Cally's lost Auron, Del's lost Deeta, Kerr's lost even the illusion of Anna's love, and Dayna and Vila ...they lost everyone they had before coming to me. Despair is eating us alive. You were always a source of hope, Roj. Perhaps your return can heal some of our wounds. I only hope I haven't left it too late. I haven't had a message from you in months. You probably think that Kerr is ignoring you because he doesn't want to give the Liberator back. Oh, Roj, I am sorry for the muck-up I've made of things (as Vila would say). I promise, from now on Orac and I will be looking for you.

Really, Kerr. Zen was annoyed at the computer expert. Just because you don't want to chance dashing their hopes is no reason not to tell the others that we're going after Roj. So it might be a trap- do you honestly think that they'll be safer for not knowing?

From the moment that Orac and Zen had informed Avon of the purported mes-

sage from Blake, the man had been obsessed. Following Orac's ruling that the voice might be Blake's, Avon had taken over the flight deck, unwilling to take the chance that the others might not want to pick up Blake. He justified his actions to himself by telling Zen the others would undoubtedly become emotional and complicate matters.

Idiot, Zen thought at Avon furiously.You're so tired you can't see straight and you still won't allow the others to help you. Zen was afraid that Avon's obsession was leading them all into disaster- if it hadn't already. Flying through the cloud of fluid particles had given Zen a peculiar sensation. It wasn't unpleasant, but his Herculaneum hide had never felt like this. It distracted him from the increasing tension among his crew. Avon's threat to murder Tarrant would normally have upset Zen, but the clinging particles somehow made human affairs remote and unimportant.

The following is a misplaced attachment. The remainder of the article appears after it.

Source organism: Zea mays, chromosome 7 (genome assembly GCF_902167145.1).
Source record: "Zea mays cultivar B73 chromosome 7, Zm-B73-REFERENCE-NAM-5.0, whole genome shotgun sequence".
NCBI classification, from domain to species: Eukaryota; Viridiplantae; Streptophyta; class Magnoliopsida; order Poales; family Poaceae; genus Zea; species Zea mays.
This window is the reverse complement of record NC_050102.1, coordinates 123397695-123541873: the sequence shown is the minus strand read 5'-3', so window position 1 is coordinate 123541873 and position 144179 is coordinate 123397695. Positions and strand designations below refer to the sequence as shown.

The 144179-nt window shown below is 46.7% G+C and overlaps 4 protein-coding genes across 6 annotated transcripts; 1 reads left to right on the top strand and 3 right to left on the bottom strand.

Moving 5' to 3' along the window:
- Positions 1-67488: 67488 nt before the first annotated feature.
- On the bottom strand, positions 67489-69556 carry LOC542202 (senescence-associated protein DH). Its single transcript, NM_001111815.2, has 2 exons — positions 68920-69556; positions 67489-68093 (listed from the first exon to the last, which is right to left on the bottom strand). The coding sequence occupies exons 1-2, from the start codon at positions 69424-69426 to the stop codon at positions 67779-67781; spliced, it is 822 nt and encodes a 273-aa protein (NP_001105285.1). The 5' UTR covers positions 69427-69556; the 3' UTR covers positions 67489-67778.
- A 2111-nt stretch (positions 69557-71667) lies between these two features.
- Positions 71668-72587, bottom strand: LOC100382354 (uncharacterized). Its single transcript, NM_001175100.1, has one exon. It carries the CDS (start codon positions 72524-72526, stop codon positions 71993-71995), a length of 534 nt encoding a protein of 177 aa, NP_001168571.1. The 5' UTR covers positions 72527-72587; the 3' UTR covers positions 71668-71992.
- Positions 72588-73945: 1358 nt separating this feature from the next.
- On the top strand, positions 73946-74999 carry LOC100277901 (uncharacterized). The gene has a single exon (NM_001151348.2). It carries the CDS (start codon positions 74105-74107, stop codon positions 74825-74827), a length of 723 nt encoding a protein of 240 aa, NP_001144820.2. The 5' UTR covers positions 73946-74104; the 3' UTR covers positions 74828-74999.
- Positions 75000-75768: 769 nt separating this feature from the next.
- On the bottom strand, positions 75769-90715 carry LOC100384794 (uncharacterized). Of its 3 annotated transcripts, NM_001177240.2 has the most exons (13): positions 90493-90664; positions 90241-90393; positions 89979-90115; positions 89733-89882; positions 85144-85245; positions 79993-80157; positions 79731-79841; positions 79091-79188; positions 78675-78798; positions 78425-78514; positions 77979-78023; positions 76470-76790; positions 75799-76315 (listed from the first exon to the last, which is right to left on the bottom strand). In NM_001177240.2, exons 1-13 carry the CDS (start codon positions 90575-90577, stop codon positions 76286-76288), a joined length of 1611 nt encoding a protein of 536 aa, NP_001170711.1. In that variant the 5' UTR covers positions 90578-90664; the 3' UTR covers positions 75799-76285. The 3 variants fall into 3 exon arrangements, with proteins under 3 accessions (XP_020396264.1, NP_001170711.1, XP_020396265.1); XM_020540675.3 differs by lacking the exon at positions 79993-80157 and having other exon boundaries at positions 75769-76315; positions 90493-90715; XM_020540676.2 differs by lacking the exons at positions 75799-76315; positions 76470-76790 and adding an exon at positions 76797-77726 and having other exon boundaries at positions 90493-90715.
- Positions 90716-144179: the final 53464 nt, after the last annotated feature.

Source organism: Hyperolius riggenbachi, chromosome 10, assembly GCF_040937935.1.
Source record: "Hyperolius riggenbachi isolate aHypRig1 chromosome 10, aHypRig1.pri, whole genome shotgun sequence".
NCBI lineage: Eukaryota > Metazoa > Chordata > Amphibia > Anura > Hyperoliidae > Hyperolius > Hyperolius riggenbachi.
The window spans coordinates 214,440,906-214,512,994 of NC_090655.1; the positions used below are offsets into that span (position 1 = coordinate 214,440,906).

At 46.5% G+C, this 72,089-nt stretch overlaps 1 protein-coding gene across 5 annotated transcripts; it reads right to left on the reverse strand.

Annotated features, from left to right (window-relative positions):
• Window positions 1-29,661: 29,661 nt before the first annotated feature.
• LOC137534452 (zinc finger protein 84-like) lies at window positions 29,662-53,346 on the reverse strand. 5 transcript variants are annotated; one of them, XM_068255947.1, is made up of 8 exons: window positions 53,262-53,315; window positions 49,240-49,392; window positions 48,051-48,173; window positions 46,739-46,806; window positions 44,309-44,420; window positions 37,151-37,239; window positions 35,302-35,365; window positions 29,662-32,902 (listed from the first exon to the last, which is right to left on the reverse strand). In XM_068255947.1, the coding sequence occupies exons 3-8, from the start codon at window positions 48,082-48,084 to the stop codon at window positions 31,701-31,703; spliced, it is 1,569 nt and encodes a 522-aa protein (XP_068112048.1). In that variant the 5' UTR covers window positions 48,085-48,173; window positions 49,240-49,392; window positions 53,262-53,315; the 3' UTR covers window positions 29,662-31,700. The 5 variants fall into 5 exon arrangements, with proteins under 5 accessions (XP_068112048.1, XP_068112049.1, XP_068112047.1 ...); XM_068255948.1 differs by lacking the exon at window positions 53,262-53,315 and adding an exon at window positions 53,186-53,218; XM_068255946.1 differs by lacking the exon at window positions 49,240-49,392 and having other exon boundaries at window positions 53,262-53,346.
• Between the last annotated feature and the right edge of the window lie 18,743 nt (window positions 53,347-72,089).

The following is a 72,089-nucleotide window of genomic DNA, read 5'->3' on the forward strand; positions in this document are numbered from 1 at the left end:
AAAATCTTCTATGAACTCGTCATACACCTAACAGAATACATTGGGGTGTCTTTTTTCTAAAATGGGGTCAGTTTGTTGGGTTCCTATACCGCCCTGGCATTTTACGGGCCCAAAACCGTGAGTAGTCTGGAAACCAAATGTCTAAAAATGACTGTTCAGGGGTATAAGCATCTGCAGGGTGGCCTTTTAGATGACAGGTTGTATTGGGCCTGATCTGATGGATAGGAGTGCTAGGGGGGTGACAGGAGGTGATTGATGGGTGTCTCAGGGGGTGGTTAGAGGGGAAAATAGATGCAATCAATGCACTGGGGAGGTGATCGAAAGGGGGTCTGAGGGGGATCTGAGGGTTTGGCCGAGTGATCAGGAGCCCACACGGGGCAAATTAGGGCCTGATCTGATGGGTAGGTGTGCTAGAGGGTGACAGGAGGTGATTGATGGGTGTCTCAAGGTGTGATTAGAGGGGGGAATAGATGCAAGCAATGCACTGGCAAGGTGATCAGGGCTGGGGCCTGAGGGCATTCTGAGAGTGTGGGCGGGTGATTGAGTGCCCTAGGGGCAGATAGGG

Go, Kerr. Get Roj and come back quickly. I'm beginning to feel rather odd. I may need you. Through Orac, Zen monitored the situation on the planet Terminal. He was disturbed by the increasingly sluggish response of his body. I'll get over it, whatever `it' is, he tried to convince himself. But I wish Kerr was here. He was glad that Tarrant and Cally had gone down despite Avon's orders, because he was uneasy about the whole mission. At least Kerr will have help, if he needs it.

Later Zen watched Dayna and Vila frantically scoop slime from his consoles. He wasn't making any more progress at fighting the dissolution than they were. I'm not getting any better, he realized with alarm. Very soon, I won't even be able to maintain life-support. Strange that dissolving doesn't hurt; not like being blasted by Federation pursuit ships. I don't mind so much for myself, but I hate letting my people down this way.

Zen was relieved when Dayna and Vila left, teleporting down in exchange for Servalan and her minions. Even in his extremity, he was amused by Vila's appropriation of Orac under the guise of it being a junk art hobby. He watched the last of his friends disappear in the teleport effect, taken down to the dubious safety of Terminal. With Kerr and Orac and a breathable atmosphere, you'll have a chance, he tried to comfort himself. He ignored Servalan's triumphal procession to his deteriorating flight deck. I don't really want to share my death with enemies, but I'd rather that than take my friends with me.

Liberator shook; explosions ripped through the weakened structure when Servalan ordered the ship into motion. Thank you, Zen thought.The end will be quicker this way.

Servalan scrambled for the teleport, motivated by a fierce will to live that ignored the fact that the teleport required an operator. You'd like to survive, wouldn't you? Zen observed the woman for a few milliseconds. Why not. Kerr has wanted to kill you personally for a long time now. I'll consider you a parting gift to him. Live a while longer, Servalan. Zen teleported the woman to a Federation vessel just within his range. I didn't want that creature on my deck, anyway. Goodbye, my friends, Zen thought just before he shattered into a million mindless fragments, I love you all.


Rate This Story: Feedback to
Marian Mendez

Next Page Previous Page First Page Page:  Library Library Help

Back to B7 Top